Standing Up for the Great Outdoors

No matter who you voted for or how you view the election results, there’s no denying that the United States is more divided now than at any time in recent history. Family members and long-time friends are feuding on Facebook and politicians and pundits are attacking each other like never before. It’s enough to make just about anyone want to take a long walk in the woods.

Out There Monthly is a non-partisan, small family business with writers, readers and advertisers from diverse political backgrounds, and we thoughtfully choose to respect that diversity by keeping politics out of the publication as much as possible. But when it comes to our public lands, trails, waterways, wildlife and quality of our air and water, we draw a line and stand on the side of the vast majority of Republican, Democrat and independent Americans in support of common sense protections that take care of the natural world we all depend on. We have the power to trash the outdoors or leave it better for future generations, and it takes all of us getting involved to influence which way our future will trend.

With the changing of the guard that will take place with the new president-elect come January, many hikers, bikers, skiers, boaters, anglers, hunters, bird watchers and other nature advocates and recreationists are rightfully concerned about what may happen to our natural resources under a Trump administration. It’s reasonable to give the new administration a chance to do the right thing and stand behind the majority of Americans when it comes to environmental stewardship, but the warnings from many conservation and outdoor recreation leaders about what a Trump presidency and Republican-controlled Congress may mean to the outdoor sports and wild places we love raises alarms: “Trump openly mocks science, believes that climate change is a hoax, and endorses policies that would devastate our environment,” reads a statement by the Natural Resource Defense Council on its website. And the more conservative-leaning conservation group Backcountry Hunters & Anglers also warns that “Some misguided members of Congress have wasted no time post-election in pushing bad public land seizure legislation. These bills are aimed at transferring ownership and selling off the lands and waters that American sportsmen and our families have been enjoying this fall.” There are many more warnings like this from all sorts of politically diverse conservation and recreation organizations.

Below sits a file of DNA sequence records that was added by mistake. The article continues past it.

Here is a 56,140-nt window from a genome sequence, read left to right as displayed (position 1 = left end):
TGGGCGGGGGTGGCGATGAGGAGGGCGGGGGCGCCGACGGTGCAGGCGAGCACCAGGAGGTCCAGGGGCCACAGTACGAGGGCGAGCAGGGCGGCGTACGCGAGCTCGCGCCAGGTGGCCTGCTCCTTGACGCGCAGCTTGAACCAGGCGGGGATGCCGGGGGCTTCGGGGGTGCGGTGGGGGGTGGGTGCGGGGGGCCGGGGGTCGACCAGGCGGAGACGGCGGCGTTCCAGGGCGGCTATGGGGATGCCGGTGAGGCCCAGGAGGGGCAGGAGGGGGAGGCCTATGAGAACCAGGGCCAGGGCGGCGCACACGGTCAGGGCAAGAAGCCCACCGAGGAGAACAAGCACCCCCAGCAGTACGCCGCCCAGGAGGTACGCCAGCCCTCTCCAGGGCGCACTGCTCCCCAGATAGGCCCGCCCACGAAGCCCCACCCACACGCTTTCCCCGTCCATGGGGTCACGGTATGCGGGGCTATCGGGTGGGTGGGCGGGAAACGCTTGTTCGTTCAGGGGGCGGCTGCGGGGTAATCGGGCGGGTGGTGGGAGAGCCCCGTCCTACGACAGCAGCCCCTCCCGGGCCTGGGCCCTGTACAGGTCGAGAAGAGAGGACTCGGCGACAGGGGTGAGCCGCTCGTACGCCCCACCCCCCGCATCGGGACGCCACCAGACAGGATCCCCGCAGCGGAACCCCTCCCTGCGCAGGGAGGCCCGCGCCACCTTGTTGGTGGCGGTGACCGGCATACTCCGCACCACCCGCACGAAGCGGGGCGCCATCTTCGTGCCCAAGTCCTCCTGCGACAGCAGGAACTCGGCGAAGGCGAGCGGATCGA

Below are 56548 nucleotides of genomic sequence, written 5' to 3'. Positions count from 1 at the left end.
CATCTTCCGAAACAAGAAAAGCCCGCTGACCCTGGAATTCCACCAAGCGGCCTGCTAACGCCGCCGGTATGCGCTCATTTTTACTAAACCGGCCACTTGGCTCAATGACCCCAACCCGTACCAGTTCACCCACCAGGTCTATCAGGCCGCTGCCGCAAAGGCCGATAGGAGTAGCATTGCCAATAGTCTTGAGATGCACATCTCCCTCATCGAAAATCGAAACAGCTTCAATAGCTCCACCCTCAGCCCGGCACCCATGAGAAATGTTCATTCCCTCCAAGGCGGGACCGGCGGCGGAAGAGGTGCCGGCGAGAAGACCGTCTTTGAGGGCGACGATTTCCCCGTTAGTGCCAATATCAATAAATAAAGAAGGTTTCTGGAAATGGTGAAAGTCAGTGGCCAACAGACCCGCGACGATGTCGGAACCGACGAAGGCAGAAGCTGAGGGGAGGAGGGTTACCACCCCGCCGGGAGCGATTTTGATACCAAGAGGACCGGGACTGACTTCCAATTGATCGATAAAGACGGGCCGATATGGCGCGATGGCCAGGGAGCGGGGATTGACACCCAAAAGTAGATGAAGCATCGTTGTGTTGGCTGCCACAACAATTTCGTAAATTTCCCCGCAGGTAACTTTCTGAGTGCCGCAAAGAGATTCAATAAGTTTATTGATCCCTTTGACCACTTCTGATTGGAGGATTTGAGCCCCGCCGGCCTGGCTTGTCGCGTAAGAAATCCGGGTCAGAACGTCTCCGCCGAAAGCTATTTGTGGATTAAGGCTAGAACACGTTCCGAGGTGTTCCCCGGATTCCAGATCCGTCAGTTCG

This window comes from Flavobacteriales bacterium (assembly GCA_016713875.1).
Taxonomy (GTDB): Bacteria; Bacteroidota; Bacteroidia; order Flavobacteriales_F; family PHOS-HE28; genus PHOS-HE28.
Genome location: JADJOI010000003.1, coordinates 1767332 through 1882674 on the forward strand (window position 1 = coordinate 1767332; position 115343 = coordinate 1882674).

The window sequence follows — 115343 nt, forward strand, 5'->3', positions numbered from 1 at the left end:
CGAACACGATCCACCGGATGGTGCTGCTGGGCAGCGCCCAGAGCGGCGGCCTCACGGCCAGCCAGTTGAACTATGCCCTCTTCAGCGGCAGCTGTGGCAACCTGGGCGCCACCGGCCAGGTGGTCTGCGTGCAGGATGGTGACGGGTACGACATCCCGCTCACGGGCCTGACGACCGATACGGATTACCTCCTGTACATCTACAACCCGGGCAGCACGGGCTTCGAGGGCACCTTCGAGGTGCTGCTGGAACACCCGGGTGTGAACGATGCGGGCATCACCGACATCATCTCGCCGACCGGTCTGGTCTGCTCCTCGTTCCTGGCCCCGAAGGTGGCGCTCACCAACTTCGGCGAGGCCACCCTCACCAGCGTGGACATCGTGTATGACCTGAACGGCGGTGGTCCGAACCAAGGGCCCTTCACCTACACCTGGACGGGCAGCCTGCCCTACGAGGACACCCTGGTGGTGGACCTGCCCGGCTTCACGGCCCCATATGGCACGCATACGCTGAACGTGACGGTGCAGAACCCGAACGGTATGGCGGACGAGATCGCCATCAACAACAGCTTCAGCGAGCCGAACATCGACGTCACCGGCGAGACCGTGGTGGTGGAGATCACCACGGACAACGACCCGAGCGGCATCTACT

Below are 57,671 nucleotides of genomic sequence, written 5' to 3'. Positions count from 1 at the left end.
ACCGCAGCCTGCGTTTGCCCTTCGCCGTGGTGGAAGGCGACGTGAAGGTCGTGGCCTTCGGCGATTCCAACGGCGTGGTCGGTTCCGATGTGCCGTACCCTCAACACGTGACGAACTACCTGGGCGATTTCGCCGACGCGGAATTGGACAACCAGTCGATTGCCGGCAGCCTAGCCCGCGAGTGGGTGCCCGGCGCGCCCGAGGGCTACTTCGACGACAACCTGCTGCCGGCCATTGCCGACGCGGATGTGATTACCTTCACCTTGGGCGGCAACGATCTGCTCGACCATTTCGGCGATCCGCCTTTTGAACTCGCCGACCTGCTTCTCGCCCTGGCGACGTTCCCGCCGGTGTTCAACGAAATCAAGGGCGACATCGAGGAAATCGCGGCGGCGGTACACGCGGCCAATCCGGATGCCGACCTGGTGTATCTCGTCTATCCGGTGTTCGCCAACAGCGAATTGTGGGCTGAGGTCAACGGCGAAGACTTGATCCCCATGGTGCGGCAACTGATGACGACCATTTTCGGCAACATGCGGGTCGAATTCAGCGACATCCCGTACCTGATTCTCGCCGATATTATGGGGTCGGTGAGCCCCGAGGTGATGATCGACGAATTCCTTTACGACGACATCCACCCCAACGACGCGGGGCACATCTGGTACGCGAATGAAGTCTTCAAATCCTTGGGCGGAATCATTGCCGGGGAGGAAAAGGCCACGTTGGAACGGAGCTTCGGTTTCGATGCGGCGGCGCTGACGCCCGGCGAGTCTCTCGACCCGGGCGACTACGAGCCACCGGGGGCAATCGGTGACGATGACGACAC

We have too much at stake to let political differences divide us from coming together to support and defend the gifts of nature that sustain our lives and bring us such joy and fulfillment. A clean, healthy environment with thriving natural areas, intact trails, unspoiled rivers and lakes, and wild critters is an American birthright that no political candidate or party can take away from us.

In the coming years, we urge all outdoor sports enthusiasts and nature lovers from across the political spectrum to step up and get more involved in making sure that no elected officials sell out our public lands, trails and natural environment. Support your favorite conservation and recreation organizations; pay attention to how politics are affecting the places and outdoor activities you care about; and get involved to make sure that the Inland Northwest is better off when we pass it on to future generations. //

Share this Post

Scroll to Top